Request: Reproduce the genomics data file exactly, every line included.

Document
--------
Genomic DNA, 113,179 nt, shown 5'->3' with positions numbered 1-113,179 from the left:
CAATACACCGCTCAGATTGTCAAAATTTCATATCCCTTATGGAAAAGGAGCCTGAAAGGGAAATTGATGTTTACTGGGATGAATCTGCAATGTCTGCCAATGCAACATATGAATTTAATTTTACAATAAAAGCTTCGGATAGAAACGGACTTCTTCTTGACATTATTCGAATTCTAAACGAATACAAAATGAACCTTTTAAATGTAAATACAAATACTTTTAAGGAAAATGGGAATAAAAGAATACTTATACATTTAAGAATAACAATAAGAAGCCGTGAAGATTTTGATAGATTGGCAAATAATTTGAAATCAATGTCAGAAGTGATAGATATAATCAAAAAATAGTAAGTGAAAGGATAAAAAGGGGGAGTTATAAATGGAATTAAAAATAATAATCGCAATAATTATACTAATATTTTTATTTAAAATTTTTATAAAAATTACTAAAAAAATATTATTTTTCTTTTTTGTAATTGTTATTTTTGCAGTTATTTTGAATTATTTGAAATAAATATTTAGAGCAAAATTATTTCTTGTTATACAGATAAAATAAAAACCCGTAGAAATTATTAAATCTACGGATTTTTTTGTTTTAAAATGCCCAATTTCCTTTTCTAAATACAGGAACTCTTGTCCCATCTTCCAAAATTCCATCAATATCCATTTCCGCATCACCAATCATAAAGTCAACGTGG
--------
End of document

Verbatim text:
Genomic DNA, 113,179 nt, shown 5'->3' with positions numbered 1-113,179 from the left:
CAATACACCGCTCAGATTGTCAAAATTTCATATCCCTTATGGAAAAGGAGCCTGAAAGGGAAATTGATGTTTACTGGGATGAATCTGCAATGTCTGCCAATGCAACATATGAATTTAATTTTACAATAAAAGCTTCGGATAGAAACGGACTTCTTCTTGACATTATTCGAATTCTAAACGAATACAAAATGAACCTTTTAAATGTAAATACAAATACTTTTAAGGAAAATGGGAATAAAAGAATACTTATACATTTAAGAATAACAATAAGAAGCCGTGAAGATTTTGATAGATTGGCAAATAATTTGAAATCAATGTCAGAAGTGATAGATATAATCAAAAAATAGTAAGTGAAAGGATAAAAAGGGGGAGTTATAAATGGAATTAAAAATAATAATCGCAATAATTATACTAATATTTTTATTTAAAATTTTTATAAAAATTACTAAAAAAATATTATTTTTCTTTTTTGTAATTGTTATTTTTGCAGTTATTTTGAATTATTTGAAATAAATATTTAGAGCAAAATTATTTCTTGTTATACAGATAAAATAAAAACCCGTAGAAATTATTAAATCTACGGATTTTTTTGTTTTAAAATGCCCAATTTCCTTTTCTAAATACAGGAACTCTTGTCCCATCTTCCAAAATTCCATCAATATCCATTTCCGCATCACCAATCATAAAGTCAACGTGG